- Author: sarah yang
Fields with diversified, organic crops get more buzz from wild bees, concludes a synthesis of 39 studies on 23 crops around the world published March 11 in the journal Ecology Letters.
The study found that wild bees were more abundant in diversified farming systems. Unlike large-scale monoculture agriculture, which typically relies upon pesticides and synthetic fertilizers, diversified farming systems promote ecological interactions that lead to sustainable, productive agriculture. Such systems are...
- Author: Kathy Keatley Garvey
Colony collapse disorder (CCD) has certainly increased public awareness about bees — but also public misinformation about bees in general.
CCD, the mysterious phenomenon characterized by adult bees abandoning the hive, leaving behind the queen bee, immature brood and stored food, surfaced in the winter of 2006. Scientists believe CCD is caused by multiple factors: diseases, viruses, pesticides, pests, malnutrition and stress.
Meanwhile, misinformation about bees continues to surface. Posts on Facebook, Twitter, Pinterest and other social media often caption a syrphid fly as a bee or a syrphid fly as a bumble bee. Magazine and newspaper editors frequently misidentify a syrhpid fly (aka flower fly and...
- Author: Ann King Filmer
Whether you’re trying to garden at home more sustainably (minimizing water use or using pollinators), or whether you want the most up-to-date information on beautiful new plants, new gardening practices, or new hardiness zones, I have assembled some practical information for home gardeners.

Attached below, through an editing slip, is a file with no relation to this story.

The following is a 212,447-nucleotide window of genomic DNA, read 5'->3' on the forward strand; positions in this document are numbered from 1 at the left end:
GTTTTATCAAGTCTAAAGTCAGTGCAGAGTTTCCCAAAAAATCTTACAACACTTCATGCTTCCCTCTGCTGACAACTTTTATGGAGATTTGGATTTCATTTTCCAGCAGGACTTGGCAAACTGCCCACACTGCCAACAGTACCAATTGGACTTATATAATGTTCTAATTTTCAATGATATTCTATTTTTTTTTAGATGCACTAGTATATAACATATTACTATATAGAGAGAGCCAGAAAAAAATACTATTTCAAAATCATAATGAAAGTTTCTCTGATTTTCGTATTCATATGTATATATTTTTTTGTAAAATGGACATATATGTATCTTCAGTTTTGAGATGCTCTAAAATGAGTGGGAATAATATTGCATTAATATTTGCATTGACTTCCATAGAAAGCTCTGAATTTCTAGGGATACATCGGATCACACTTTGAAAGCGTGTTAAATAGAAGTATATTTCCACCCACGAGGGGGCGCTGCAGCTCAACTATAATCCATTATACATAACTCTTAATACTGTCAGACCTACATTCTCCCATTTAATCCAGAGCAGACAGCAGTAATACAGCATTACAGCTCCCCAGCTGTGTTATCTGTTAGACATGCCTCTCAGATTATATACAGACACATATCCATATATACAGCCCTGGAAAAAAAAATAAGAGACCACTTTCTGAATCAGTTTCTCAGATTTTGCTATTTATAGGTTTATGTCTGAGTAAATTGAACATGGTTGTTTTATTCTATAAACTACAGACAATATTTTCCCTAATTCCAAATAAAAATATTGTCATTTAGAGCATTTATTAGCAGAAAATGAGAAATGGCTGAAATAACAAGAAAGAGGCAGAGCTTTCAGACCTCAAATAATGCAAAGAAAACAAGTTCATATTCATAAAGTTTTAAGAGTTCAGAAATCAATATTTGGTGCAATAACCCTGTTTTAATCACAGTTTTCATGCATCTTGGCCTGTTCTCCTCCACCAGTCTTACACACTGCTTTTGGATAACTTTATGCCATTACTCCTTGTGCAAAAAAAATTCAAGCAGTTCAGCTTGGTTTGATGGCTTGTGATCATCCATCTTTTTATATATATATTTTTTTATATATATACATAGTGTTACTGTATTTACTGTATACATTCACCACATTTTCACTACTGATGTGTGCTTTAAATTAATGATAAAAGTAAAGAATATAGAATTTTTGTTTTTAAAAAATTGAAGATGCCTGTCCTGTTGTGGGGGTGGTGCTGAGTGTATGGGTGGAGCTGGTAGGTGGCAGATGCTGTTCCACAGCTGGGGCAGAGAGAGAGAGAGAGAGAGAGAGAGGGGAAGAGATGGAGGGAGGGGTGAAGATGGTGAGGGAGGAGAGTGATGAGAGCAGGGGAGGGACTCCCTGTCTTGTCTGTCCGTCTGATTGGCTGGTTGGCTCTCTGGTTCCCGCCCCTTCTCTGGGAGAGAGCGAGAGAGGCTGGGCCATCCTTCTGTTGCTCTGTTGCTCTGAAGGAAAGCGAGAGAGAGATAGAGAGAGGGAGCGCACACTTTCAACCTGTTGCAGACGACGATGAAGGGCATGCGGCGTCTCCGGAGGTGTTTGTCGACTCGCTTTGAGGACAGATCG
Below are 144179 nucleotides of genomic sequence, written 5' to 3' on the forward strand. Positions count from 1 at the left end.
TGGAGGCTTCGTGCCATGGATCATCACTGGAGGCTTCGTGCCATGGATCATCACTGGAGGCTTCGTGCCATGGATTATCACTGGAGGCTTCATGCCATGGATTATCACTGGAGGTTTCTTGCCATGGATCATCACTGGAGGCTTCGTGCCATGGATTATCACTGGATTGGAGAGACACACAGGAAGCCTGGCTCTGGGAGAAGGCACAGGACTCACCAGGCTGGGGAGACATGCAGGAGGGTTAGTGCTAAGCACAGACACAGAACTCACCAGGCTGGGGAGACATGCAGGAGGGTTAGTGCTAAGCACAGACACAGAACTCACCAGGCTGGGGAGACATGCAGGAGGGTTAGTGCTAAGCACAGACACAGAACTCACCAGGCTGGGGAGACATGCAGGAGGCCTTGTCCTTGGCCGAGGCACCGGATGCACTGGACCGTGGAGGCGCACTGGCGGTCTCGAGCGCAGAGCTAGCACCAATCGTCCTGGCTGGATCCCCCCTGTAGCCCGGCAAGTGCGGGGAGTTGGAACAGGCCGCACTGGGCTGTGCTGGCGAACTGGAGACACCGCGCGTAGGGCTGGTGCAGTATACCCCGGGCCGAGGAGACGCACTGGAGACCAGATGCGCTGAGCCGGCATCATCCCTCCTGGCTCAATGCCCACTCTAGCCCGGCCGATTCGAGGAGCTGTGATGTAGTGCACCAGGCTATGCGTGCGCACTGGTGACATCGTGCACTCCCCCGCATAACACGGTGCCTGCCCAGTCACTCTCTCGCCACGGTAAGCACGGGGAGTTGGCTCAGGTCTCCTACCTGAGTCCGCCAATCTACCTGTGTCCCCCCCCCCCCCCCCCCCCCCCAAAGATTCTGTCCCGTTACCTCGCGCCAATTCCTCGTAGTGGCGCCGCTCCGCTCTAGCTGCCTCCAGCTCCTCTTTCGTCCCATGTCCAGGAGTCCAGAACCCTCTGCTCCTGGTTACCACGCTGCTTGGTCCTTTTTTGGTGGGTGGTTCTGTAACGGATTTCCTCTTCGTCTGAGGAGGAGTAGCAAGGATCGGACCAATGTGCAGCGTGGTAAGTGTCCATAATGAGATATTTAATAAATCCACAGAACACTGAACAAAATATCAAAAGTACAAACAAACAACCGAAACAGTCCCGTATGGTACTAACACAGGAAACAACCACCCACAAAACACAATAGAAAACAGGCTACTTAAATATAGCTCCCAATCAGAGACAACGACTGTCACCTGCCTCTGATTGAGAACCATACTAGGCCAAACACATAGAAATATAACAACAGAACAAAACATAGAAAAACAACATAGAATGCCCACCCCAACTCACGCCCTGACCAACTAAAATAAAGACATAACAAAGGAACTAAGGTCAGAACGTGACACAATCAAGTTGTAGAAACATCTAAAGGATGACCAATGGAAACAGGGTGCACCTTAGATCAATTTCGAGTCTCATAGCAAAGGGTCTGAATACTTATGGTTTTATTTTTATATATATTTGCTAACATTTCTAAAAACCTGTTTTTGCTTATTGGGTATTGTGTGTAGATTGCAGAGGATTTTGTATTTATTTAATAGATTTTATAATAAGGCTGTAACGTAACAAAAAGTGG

The horticultural staff of the UC Davis Arboretum have identified 100 tough, reliable plants for California that are easy to grow, don’t need a lot of water, have few problems with pests or diseases, and have outstanding qualities in the garden. Many of them are California native plants and support native birds and insects. Most All-Star plants can be successfully planted and...
- Author: Janet Byron
A lack of pollination by honey bees — brought on by increased insecticide use to control onion thrips — was linked to a sharp decrease in yields of California onion seeds, according to research published in the July-September 2011 issue of the University of California’s California Agriculture journal.
“Honey bee visits to onion flowers were negatively correlated with the number of insecticides applied per field and field size,” wrote the study’s authors, Rachael F. Long of UC Cooperative Extension in Yolo County and Lora Morandin of the Department of...
- Author: Ann Brody Guy
As it turns out, the farmer and the cowman should be friends, as the classic “Oklahoma!” song suggests. According to a just-published UC Berkeley study, wild bee species pollinate California crops to the tune of $937 million to $2.4 billion per year. That amounts to more than one-third of all pollination “services” to the state’s crops.
Many of those crop-pollinating wild bees live in rangelands – chiefly ranches that graze cattle.
“This means that preserving rangelands has significant economic value, not only to the ranchers who graze their cattle there, but also to farmers who need the pollinators,” said Claire Kremen, UC Berkeley associate professor of environmental science, policy and management,...